Things couldn't be better for the Dolphins, except for the following:
?They have an unsettled situation at quarterback.
?They've been shopping around for a feature running back.
?Their prize acquisition at wide receiver is out for the season.
?They've got four new starters on the offensive line.
?Almost half of their starters on defense are 30 or older.
Had enough? Oh, we could go on. After Miami finished out of the playoffs for the second straight year in 2003, owner Wayne Huizenga took action. He gave coach Dave Wannstedt a two-year extension, but Huizenga stripped Wannstedt of his final-say authority on personnel matters. The owner installed Dan Marino as ... well, it was hard to know just what his title and responsibilities were, except that he would be the overseer, above Wannstedt and Rick Spielman, who was promoted from vice president to general manager. Marino resigned three weeks later, saying he couldn't devote the time he needed to do the job right.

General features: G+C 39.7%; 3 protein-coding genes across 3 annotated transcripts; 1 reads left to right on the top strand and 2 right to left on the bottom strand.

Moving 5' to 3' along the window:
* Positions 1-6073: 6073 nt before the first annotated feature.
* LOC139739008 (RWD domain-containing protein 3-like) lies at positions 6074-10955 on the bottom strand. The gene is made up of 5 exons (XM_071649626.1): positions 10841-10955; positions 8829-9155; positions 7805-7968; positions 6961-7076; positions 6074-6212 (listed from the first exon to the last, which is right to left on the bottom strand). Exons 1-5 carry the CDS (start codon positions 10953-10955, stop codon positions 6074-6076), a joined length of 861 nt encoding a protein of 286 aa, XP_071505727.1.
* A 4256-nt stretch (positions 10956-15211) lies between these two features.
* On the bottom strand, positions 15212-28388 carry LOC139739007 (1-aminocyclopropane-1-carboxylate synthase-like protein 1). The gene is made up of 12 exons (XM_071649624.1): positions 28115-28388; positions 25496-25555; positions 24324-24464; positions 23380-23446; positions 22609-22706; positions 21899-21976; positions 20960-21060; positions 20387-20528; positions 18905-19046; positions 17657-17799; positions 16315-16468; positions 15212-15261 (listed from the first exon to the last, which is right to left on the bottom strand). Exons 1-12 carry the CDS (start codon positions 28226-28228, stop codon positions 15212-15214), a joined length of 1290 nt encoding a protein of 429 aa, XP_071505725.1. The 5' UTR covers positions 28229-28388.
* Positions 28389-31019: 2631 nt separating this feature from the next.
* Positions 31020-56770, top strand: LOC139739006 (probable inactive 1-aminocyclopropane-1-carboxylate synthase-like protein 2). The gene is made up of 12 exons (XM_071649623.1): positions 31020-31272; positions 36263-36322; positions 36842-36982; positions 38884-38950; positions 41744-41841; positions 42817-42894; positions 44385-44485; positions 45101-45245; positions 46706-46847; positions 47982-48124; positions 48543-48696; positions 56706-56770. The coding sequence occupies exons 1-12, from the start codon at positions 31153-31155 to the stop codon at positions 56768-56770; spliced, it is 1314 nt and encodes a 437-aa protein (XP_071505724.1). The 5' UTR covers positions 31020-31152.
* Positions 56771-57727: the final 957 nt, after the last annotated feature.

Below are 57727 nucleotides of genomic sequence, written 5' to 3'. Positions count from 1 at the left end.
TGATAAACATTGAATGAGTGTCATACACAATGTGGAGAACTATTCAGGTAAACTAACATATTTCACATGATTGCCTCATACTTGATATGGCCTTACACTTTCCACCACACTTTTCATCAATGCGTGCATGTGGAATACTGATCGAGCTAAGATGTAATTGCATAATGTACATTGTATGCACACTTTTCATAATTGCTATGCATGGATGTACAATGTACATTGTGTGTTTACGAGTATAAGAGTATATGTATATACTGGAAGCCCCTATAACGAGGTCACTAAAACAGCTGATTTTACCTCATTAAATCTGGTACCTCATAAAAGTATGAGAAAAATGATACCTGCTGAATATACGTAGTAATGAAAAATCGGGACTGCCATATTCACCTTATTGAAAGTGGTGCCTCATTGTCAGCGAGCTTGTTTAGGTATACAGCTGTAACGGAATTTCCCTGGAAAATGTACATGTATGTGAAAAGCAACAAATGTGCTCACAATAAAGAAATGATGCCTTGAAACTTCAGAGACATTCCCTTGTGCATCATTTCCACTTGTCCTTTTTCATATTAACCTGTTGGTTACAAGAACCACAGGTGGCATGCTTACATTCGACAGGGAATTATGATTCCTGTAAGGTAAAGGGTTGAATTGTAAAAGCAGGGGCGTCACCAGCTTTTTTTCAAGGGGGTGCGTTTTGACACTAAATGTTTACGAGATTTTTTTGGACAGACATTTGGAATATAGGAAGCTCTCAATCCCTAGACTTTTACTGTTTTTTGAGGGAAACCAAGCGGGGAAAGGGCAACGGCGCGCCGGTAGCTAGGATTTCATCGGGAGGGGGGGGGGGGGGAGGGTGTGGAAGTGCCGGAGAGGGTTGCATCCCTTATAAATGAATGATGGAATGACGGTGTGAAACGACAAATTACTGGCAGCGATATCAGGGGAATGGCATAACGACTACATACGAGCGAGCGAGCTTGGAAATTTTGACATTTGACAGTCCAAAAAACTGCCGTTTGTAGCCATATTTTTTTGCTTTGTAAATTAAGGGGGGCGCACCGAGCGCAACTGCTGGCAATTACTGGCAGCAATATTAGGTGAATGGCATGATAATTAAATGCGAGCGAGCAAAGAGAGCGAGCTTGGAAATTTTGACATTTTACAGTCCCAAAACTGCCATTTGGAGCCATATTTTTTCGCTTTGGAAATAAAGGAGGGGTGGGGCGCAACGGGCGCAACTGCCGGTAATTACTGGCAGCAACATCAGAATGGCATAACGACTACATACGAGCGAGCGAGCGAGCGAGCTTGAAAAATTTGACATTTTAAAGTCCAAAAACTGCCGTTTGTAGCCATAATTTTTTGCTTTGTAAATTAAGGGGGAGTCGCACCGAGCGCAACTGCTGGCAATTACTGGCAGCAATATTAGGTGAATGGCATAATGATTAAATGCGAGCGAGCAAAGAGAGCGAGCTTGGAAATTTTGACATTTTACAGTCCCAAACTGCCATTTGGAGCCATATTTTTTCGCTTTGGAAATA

On the field A.J. Feeley, who came off the bench and showed flashes of brilliance during a 4--1 run for the Eagles two years ago, was acquired in a trade to challenge quarterback Jay Fiedler. He is the fourth player marked for Fiedler's job since 2000. "I try to keep the negative thoughts out and do the best I can," Fiedler says. "I have too much respect for the guys in here to listen to rumors and outsiders who don't know what's going on."
The knock on Fiedler is his inaccuracy. The big plus is that he's a tough competitor who knows how to win and is well-liked by teammates.
Miami had a hole to fill at running back after Ricky Williams retired one week before the start of training camp. The leading candidate is Travis Minor, but at 5'10" and 205 pounds he's hardly built for heavy-duty work; Williams averaged a league-leading 24.2 carries per game during his two years as a Dolphin, but in three years Minor has never carried more than 59 times in a season.